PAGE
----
Miller still remembers the then-teenager’s odd release point on his jump shot. There wasn’t anything wrong with his form, according to the coach, but just how low he was launching his shots from. Miller reveals that Hollis-Jefferson was so embarrassed of it, that he shied away from going on offensive drills with his Arizona teammates. Hollis-Jefferson and the coaching staff agreed to let him shoot on a side court as he worked on improving his technique and confidence. Miller is proud to see that his former player is still growing offensively in the NBA.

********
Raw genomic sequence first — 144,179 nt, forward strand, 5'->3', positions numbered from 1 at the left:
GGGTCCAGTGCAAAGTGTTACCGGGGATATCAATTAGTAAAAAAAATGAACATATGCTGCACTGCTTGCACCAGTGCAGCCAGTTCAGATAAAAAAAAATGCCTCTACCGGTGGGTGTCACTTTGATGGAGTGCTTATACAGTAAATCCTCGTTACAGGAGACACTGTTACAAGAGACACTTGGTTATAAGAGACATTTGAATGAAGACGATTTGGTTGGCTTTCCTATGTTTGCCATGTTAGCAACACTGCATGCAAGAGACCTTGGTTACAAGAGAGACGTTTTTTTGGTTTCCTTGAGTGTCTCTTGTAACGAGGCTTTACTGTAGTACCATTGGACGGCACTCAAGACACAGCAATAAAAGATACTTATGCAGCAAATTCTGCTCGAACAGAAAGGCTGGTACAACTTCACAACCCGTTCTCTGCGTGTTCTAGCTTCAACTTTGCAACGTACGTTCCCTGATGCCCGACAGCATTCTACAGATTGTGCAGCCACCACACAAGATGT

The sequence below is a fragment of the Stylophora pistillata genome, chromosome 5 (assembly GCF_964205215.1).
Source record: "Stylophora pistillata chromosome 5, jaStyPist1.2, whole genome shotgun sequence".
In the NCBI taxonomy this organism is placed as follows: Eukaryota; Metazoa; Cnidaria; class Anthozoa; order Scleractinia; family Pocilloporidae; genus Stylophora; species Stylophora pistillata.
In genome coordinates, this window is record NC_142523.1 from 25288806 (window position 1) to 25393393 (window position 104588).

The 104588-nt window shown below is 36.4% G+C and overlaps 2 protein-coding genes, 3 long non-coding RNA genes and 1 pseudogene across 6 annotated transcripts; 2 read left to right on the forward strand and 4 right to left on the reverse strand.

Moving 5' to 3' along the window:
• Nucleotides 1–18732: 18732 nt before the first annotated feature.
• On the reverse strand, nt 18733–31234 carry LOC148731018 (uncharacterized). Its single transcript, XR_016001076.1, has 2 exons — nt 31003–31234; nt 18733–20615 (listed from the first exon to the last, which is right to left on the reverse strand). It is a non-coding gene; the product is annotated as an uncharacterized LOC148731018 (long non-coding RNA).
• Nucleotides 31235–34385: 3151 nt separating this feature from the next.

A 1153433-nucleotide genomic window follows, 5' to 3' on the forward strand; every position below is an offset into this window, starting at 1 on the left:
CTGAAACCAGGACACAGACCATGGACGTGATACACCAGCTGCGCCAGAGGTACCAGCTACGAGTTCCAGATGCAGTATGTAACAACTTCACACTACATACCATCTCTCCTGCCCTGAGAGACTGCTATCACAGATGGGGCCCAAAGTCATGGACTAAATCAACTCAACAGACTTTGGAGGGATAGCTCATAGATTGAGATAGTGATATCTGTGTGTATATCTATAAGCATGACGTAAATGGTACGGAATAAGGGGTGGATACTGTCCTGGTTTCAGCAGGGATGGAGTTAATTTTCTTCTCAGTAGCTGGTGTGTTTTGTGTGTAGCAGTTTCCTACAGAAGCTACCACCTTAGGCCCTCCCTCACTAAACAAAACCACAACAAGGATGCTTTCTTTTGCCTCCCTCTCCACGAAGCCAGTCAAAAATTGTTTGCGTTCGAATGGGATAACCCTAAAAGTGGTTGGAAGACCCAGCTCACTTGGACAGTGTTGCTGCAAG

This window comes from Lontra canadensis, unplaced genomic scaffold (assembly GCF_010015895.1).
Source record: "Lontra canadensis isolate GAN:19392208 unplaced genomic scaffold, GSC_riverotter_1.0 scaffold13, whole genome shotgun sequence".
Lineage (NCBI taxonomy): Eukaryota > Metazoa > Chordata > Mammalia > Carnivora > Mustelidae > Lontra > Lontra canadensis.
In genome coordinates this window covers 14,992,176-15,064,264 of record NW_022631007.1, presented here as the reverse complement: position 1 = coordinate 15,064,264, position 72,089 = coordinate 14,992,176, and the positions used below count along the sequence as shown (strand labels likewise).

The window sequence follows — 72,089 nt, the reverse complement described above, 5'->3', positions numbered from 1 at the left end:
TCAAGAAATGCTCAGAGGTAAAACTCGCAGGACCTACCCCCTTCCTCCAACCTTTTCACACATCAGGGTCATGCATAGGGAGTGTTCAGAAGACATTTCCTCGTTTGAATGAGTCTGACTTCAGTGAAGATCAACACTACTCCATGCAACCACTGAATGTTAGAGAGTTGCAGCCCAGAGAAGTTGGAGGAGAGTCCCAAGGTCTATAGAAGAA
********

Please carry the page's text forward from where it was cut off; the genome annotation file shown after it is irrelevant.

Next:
“It really doesn’t surprise me at all that he’s continued to add to his game because he’s highly intelligent and he wants to be a great player,” the coach said.

Hollis-Jefferson played two seasons at Arizona and Miller considers him "one of the most popular players that's ever played here."


Hollis-Jefferson looks around the sparkling facilities at the HSS Training Center and sees none of the teammates that greeted him in his rookie season in the NBA.

“Yeah, I’m not going to lie,” Hollis-Jefferson said with a laugh. “Sometimes I sit around at times and I’m like wow [at the changes]. Going through the whole process…Only like three people [remain], and not basketball-wise, just like staff, one trainer, security dude, and [Joe] Cuomo [in equipment].”